Christine Dawood, the mother of Suleman Dawood, the 19-year-old who tragically died alongside his father in the Titanic submersible, revealed that she intended to accompany her husband on the ill-fated dive.
However, due to the COVID-19 pandemic, his trip to witness the wreckage of the Titanic was cancelled.
According to the BBC, Christine Dawood stated that she chose to “take a step back” from the mission to explore the wreck this year, giving her teenage son the chance to fulfill his strong desire to visit the Titanic.
“I was very happy for them because they really wanted to do that for a long time.” she told the outlet.
During the dive, his family of four, including Christine Dawood’s 17-year-old daughter, were present on the Polar Prince, the submersible’s mother ship.
Sulaiman was really disappointed because they only allowed people 18 and over. his mother expressed, as she hoped to set a world record for solving a Rubik’s cube in the depths of the ocean. Initially, the trip was planned for Shahzada and herself before the pandemic.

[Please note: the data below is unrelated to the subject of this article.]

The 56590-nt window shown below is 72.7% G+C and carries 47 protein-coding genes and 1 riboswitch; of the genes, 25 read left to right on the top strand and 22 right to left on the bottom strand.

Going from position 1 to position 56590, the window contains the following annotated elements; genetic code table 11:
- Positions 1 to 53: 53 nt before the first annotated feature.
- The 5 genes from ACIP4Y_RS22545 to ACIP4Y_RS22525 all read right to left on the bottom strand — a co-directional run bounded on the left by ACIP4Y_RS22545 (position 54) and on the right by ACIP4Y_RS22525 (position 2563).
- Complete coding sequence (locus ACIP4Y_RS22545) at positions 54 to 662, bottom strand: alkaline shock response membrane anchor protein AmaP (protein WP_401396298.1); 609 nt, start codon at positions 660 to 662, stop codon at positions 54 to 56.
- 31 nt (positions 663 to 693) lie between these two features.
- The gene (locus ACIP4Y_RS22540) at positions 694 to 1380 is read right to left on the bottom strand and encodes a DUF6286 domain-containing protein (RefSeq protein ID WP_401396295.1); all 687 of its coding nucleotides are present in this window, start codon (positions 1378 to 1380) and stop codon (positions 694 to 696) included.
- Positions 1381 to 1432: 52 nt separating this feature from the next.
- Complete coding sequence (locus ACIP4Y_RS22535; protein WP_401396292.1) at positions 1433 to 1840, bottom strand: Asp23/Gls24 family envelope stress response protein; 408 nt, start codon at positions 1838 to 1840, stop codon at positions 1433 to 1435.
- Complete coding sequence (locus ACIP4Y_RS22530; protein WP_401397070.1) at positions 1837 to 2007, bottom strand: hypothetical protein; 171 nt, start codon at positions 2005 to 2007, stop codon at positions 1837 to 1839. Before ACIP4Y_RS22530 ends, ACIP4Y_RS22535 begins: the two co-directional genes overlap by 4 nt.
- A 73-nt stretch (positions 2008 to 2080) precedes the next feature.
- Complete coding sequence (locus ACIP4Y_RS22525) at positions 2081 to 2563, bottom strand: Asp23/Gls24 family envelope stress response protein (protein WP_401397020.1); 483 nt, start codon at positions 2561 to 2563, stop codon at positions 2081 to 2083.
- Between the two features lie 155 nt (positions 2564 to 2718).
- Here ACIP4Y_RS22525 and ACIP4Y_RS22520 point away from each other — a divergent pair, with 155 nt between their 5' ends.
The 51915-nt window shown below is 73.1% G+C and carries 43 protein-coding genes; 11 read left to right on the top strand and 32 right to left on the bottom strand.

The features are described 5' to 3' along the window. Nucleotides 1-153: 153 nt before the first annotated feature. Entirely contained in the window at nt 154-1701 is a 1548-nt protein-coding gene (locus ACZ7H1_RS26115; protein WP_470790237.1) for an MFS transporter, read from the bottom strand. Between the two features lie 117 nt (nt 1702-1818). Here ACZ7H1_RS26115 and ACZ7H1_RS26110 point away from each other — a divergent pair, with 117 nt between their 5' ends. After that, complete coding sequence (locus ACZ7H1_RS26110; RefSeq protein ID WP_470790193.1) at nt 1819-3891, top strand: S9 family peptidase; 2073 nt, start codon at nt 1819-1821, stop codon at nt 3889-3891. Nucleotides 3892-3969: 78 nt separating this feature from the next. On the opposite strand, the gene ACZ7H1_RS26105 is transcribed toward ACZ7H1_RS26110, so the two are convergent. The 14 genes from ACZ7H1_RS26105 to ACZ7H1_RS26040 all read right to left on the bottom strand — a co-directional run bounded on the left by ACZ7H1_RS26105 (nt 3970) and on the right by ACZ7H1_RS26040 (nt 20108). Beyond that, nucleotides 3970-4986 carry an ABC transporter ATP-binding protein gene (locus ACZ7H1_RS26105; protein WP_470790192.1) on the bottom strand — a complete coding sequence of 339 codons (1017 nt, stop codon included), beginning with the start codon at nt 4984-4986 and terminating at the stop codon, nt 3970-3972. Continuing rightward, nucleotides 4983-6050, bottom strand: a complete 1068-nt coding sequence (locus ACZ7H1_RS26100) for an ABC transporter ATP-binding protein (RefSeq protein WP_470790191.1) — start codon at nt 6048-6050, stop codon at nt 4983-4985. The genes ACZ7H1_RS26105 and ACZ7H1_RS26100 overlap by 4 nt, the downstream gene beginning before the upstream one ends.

However, when the trip was rescheduled, she decided to step back and allow Sulaiman, as he fervently wanted, to go.
“I was very happy for them because they really wanted to do that for a long time.” she said. She fondly recalled hugging and joking with her husband and son before they entered the submersible.
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On Father’s Day, Christine Dawood and her daughter, Alina, shared hugs and jokes with her husband and son before the two men entered the submersible Titan.
According to the mother, she was having a snack when she received the news that they had lost communication with the submarine.
The submarine, which operated a video game controller, has since become controversial.
Shahzada and Suleman Dawood, along with two other passengers and a pilot, went missing on June 18 when the Titan disappeared less than two hours after the Titanic plunged.
After discovering debris from the Titan at a depth of around 13,000 feet on the ocean floor, authorities pronounced Shahzada and Suleman Dawood, along with the other passengers, dead on Thursday.
The US Coast Guard reported that the submersible experienced a catastrophic loss of the pressure chamber, causing it to implode.
Given the extreme depths involved, any hull failure would have immediately resulted in the deaths of all five passengers.
The three remaining passengers aboard the submersible were British billionaire Hamish Harding, former French navy diver Paul-Henri Nargeolet and Stockton Rush, the chief executive of the company that operates the submersible tours.
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